And that’s how we like it
The Lovelock Inn, exotic, rustic and in the middle of nowhere
Granny Kaye, as she prefers to be known, says that chain restaurants like Denny’s and McDonald’s are good to have around when you’re driving long distances on the Interstate through unfamiliar territory: “You know what to expect when you eat at those places.” But, added the genial proprietor of the historic Lovelock Inn, “we don’t do that here. What we got is what we got.”
Nestled in the pines above Paradise—between Toadtown and Stirling City—the rustic bar and restaurant does not have a printed menu: The customer just shows up and Kaye runs down the list of what she has available to eat at that particular time. Or you can call ahead of time if you want to make plans for a particular dinner party engagement. “I like to do parties,” Kaye said. “Then I know what to cook, and then I have the help.”
The first time my brother Scott and I stopped by The Lovelock Inn, on our way to go horseback riding at nearby Doon Grade Ranch, we sat in the low-lit entry room containing the bar and a TV, a few people, and all kinds of stuff, including two pool tables (one clearly being used as a magazine and book holder), some well-used electronic darts machines, a vintage Ms. Pac-Man arcade game and one of those toy cranes that you stick a quarter into to try to win a stuffed animal. Oh, and three real, live Cockapoo-type doggies who snuggled on blankets in their own corner booth. The unmistakably home-cooked, grilled, thick, ham-and-cheese sandwich and fries that I chose from Kaye’s short list for the day was excellent—especially the seasoned fries made from fresh, unpeeled potatoes.
For visit No. 2, on a recent Sunday afternoon, I took along my brother and my 4-year-old daughter Lydia. Once again, we had the place virtually to ourselves (part of the place’s exotic charm, I must add), and this time Kaye ushered us into the adjoining dining room, no less interesting than the bar room in its hodge-podge décor. We were seated at a heavy wooden table in the middle of the sky lit wooden room. This area was surrounded by country music on the radio, and, among other things, a collection of large dolls next to a row of decorative glass oil lamps in one direction, a painting of John Wayne near the fireplace (complete with a daughter-intriguing, crackling fire being stoked by two older gentlemen), and stacks of clean plates, coffee cups and syrups and jellies still out from that morning’s brunch. We ordered cheeseburgers and fries and sodas.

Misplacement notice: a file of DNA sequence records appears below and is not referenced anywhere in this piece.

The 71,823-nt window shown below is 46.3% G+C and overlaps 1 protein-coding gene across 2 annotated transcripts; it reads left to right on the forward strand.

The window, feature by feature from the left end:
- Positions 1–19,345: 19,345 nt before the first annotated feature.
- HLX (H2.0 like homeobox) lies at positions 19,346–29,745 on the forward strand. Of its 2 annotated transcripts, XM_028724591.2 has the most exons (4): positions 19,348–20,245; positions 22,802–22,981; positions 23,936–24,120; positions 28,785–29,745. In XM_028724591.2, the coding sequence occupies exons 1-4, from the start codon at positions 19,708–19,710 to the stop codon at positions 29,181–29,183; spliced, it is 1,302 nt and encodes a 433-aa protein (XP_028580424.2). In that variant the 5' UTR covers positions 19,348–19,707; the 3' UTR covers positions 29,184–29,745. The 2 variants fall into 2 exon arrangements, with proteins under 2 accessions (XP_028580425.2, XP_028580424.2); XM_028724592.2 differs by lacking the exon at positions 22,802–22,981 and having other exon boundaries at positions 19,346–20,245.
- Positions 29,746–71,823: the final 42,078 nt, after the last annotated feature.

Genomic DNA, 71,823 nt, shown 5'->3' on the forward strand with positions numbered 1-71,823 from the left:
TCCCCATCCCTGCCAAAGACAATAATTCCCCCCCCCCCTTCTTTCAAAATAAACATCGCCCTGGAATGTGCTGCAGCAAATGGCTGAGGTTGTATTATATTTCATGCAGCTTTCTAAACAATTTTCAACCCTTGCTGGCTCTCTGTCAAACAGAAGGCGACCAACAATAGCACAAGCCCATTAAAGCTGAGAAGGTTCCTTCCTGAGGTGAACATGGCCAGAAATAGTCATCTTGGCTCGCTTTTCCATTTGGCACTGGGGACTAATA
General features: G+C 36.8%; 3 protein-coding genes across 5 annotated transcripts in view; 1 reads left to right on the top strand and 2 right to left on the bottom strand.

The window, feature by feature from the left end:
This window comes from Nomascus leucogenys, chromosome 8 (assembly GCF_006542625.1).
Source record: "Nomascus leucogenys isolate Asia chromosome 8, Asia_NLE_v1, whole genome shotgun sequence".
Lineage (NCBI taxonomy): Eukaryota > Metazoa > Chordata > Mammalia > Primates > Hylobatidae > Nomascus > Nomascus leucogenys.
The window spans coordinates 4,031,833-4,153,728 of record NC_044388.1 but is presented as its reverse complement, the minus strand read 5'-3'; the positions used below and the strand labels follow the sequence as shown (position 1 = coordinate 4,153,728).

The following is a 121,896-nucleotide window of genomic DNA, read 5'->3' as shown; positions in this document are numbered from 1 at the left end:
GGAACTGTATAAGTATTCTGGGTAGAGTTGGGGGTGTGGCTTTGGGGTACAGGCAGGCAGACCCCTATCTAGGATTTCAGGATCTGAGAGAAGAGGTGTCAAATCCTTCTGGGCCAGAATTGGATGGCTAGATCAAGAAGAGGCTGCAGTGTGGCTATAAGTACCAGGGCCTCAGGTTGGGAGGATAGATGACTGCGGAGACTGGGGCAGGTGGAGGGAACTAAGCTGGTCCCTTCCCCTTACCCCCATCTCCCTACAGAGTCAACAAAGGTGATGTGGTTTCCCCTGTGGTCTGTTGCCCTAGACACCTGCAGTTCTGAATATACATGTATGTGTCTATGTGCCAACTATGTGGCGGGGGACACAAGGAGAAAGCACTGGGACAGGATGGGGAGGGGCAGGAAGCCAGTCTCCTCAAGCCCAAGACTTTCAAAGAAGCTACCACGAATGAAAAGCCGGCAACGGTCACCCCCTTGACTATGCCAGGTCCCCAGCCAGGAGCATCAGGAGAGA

What we got in the 45 minutes or so leading up to the arrival of our massive, country-bacon-laden cheeseburgers, was truly amazing. Huge baskets of deep-fried, breaded mushrooms and broccoli, accompanied by a tangy blue cheese sauce, began showing up on the table adjoining ours, were set down on repeated trips from the kitchen by Kaye for us and the two men to share. Next came a gigantic platter of fries similar to the ones we had had on our previous visit, only without the spices this time (just as yummy). Again, for all five of us in the room to share.
“Do you guys have the ketchup over there?” one of the men, who turned out to be “Grandpa Jesse” asked us from the table near the fire he shared with the other man. “Her daughter,” Grandpa Jesse explained, nodding towards the kitchen where Kaye cooked, “married my son.”
Cheeseburgers and fries: ample, delicious, and only $6 ($5.50 without cheese). The appetizers were just part of Granny Kaye’s hospitality: “I serve ’em if I’ve got ’em.”